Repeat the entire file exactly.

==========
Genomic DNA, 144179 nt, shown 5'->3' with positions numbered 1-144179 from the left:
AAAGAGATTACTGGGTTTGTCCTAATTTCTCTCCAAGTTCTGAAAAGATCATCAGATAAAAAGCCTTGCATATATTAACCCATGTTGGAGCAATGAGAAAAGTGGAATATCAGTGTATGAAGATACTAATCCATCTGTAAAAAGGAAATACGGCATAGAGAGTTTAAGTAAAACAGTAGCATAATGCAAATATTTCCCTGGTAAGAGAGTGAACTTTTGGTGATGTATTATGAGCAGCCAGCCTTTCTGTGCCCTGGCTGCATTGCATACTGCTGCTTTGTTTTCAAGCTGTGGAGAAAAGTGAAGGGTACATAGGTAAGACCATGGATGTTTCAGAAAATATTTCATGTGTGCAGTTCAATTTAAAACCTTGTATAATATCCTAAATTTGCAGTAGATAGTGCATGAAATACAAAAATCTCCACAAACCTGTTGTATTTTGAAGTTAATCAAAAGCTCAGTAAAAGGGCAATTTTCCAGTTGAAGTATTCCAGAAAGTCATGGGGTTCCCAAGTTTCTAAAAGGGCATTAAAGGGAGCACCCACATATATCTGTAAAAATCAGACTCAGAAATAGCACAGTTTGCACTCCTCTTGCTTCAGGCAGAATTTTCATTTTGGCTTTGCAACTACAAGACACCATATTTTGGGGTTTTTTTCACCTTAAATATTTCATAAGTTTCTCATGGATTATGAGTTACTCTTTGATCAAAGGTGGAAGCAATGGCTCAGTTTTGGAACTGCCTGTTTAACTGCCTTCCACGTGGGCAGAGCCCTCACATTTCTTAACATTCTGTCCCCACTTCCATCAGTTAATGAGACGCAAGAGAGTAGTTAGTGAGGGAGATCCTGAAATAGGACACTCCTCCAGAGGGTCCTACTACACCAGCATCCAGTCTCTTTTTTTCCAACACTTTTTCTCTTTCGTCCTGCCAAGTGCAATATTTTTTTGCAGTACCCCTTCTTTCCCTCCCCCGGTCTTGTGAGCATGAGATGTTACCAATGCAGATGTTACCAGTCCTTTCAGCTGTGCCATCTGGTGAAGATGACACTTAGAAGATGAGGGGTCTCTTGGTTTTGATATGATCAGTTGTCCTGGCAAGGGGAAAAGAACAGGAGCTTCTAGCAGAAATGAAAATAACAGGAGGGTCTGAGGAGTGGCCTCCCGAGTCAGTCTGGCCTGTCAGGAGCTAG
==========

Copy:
Genomic DNA, 144179 nt, shown 5'->3' with positions numbered 1-144179 from the left:
AAAGAGATTACTGGGTTTGTCCTAATTTCTCTCCAAGTTCTGAAAAGATCATCAGATAAAAAGCCTTGCATATATTAACCCATGTTGGAGCAATGAGAAAAGTGGAATATCAGTGTATGAAGATACTAATCCATCTGTAAAAAGGAAATACGGCATAGAGAGTTTAAGTAAAACAGTAGCATAATGCAAATATTTCCCTGGTAAGAGAGTGAACTTTTGGTGATGTATTATGAGCAGCCAGCCTTTCTGTGCCCTGGCTGCATTGCATACTGCTGCTTTGTTTTCAAGCTGTGGAGAAAAGTGAAGGGTACATAGGTAAGACCATGGATGTTTCAGAAAATATTTCATGTGTGCAGTTCAATTTAAAACCTTGTATAATATCCTAAATTTGCAGTAGATAGTGCATGAAATACAAAAATCTCCACAAACCTGTTGTATTTTGAAGTTAATCAAAAGCTCAGTAAAAGGGCAATTTTCCAGTTGAAGTATTCCAGAAAGTCATGGGGTTCCCAAGTTTCTAAAAGGGCATTAAAGGGAGCACCCACATATATCTGTAAAAATCAGACTCAGAAATAGCACAGTTTGCACTCCTCTTGCTTCAGGCAGAATTTTCATTTTGGCTTTGCAACTACAAGACACCATATTTTGGGGTTTTTTTCACCTTAAATATTTCATAAGTTTCTCATGGATTATGAGTTACTCTTTGATCAAAGGTGGAAGCAATGGCTCAGTTTTGGAACTGCCTGTTTAACTGCCTTCCACGTGGGCAGAGCCCTCACATTTCTTAACATTCTGTCCCCACTTCCATCAGTTAATGAGACGCAAGAGAGTAGTTAGTGAGGGAGATCCTGAAATAGGACACTCCTCCAGAGGGTCCTACTACACCAGCATCCAGTCTCTTTTTTTCCAACACTTTTTCTCTTTCGTCCTGCCAAGTGCAATATTTTTTTGCAGTACCCCTTCTTTCCCTCCCCCGGTCTTGTGAGCATGAGATGTTACCAATGCAGATGTTACCAGTCCTTTCAGCTGTGCCATCTGGTGAAGATGACACTTAGAAGATGAGGGGTCTCTTGGTTTTGATATGATCAGTTGTCCTGGCAAGGGGAAAAGAACAGGAGCTTCTAGCAGAAATGAAAATAACAGGAGGGTCTGAGGAGTGGCCTCCCGAGTCAGTCTGGCCTGTCAGGAGCTAG